By Elaine Liner
By Jim Schutze
By Rachel Watts
By Lauren Drewes Daniels
By Anna Merlan
By Lee Escobedo
OK, funny's funny, and why bust on a young playwright like Ginsburg who's just beginning to earn his chops? Well, a stage isn't a TV screen. Our expectations for TV fare already are lower than a snake's kneecaps these days, diminished by half-baked sitcoms like Yes, Dearand Dharma & Greg that drag on season after season. If we happen to run across anything mildly original and amusing when we light on a channel for more than 30 seconds, we're grateful. And if Friendswants to rehash an old MTMjoke, it's a sort of nudge-nudge-wink homage to a TV-comedy ancestor. But our expectations are and should be greater for the theater, where, after all, the audience pays for tickets, is held captive for a few hours and can't fast-forward through the boring parts. It might be more forgivable for a young playwright to blatantly derive his comedic material from Stoppard or Shakespeare. But it cheapens the whole notion of what theater is to ask a theatergoer to buy a ticket and sit on a hard chair for warmed-over Seinfeld jokes delivered by unknowns. At least sitcoms last only 22 minutes. Rebound and Gaggedis 2 1/2 hours of two-minute scenes.
The cast does deserve a nod for doing a tip-top job with what they're given. The five actors in this show play their lines smartly and quickly, maintaining that laid-back, sitcommy style that lets characters deliver jokes while slumped on a futon cramming chips in their mouths.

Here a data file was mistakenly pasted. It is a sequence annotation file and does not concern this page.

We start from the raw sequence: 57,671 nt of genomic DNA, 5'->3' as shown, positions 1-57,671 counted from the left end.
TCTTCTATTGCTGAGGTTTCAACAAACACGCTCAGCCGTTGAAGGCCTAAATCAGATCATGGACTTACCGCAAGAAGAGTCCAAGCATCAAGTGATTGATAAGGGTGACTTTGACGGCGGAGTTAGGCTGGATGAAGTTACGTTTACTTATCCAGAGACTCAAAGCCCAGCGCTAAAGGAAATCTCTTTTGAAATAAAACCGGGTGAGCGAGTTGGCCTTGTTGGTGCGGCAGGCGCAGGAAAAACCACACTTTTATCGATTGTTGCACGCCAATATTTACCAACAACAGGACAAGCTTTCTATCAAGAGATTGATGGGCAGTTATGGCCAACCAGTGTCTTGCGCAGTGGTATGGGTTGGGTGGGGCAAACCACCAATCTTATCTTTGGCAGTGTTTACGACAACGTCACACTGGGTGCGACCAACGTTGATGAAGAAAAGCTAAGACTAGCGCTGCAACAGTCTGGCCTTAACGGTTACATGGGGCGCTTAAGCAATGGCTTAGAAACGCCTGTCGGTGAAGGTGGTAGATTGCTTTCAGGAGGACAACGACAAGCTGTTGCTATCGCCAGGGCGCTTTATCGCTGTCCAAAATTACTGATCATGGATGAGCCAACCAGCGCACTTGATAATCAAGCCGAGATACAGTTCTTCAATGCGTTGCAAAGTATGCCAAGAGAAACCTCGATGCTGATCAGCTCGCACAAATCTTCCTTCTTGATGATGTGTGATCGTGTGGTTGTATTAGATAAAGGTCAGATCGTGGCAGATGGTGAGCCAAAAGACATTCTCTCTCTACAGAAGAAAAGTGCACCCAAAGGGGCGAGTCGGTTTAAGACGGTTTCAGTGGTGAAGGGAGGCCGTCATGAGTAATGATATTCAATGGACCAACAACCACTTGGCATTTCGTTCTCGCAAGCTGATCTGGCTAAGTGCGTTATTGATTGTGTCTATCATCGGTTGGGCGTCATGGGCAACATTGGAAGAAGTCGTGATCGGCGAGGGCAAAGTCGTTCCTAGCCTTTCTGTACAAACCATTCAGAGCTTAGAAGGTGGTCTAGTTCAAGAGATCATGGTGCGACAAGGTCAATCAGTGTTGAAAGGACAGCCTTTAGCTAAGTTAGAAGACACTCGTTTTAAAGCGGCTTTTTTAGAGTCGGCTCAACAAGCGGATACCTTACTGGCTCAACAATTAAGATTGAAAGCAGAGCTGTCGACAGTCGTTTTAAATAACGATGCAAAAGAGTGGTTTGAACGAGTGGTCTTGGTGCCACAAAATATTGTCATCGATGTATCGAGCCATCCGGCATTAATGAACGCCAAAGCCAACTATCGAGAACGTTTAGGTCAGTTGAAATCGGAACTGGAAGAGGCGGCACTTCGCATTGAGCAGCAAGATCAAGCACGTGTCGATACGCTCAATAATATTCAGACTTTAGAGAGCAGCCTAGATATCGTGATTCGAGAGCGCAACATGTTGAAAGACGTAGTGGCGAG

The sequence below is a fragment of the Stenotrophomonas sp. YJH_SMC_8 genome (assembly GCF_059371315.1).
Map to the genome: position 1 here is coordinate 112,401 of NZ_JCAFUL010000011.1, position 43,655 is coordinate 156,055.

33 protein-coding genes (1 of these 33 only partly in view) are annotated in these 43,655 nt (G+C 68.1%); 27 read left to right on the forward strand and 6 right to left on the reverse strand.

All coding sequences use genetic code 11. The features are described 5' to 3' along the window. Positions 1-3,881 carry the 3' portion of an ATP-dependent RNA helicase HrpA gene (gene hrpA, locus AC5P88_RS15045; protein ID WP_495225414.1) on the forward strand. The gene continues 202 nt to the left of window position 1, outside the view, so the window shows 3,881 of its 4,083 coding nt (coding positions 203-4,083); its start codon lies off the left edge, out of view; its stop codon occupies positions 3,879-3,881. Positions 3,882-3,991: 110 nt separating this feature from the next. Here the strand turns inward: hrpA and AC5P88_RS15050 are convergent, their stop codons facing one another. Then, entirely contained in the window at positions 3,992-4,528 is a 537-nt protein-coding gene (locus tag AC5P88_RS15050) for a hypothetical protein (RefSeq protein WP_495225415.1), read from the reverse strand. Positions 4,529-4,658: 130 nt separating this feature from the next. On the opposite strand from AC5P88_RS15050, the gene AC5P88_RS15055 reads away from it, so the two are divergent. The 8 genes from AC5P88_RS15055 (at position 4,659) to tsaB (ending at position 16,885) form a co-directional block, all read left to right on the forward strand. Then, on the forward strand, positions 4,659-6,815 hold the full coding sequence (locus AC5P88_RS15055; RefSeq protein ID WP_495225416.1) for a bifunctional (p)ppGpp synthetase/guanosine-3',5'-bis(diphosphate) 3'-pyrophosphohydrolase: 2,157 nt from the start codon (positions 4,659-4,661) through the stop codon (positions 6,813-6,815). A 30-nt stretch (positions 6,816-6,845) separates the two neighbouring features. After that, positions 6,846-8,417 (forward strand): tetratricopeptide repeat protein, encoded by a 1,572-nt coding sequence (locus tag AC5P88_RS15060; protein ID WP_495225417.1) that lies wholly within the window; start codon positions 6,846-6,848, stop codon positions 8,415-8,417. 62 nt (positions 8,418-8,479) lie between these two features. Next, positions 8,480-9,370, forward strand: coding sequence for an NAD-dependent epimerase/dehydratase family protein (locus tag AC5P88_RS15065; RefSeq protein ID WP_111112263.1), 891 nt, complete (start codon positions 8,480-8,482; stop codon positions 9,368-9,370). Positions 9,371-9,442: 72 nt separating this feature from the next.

David Goodwin is terrific as nice guy Kyle, the dumpee who gets over his hurt only to fall stupidly in love with his galpal roomie, the lovely Cooper. Goodwin, a sort of stringier version of a young Kevin Bacon, holds the jumpier scenes together with his direct, no-frills performance. Leah Spillman makes Cooper more important than Ginsburg's writing wants her to be, but she's blessed with lively energy and a quirky, offbeat beauty. As Jase, the slovenly goof Cooper calls "a 5-year-old with facial hair," Andy Mangin makes a lovable mutt into an unlikely prince charming. Max Hartman transitions seamlessly into a number of other men's roles, including Herrick, the college dweeb-turned-success who throws off the equilibrium of his old friends with his newfound sense of suave. Playing all of Kyle's dates, ranging from a rock club chickie to Dana the Dumper, Laurel Whitsett is a whippet with a kitschy grin.
They all seem to know they're acting in a situation comedy that has accidentally found itself playing, not to four cameras on a soundstage in Burbank, but to 50 people in a tiny theater near downtown Dallas. They have a good time anyway, and so does the audience. And afterward, just like the folks who sit in bleachers to watch weekly tapings of network comedies, those who've seen Rebound and Gaggedand liked it will head to their cars relaxed and smiling, perhaps making a mental note to tune in next week to see what happens.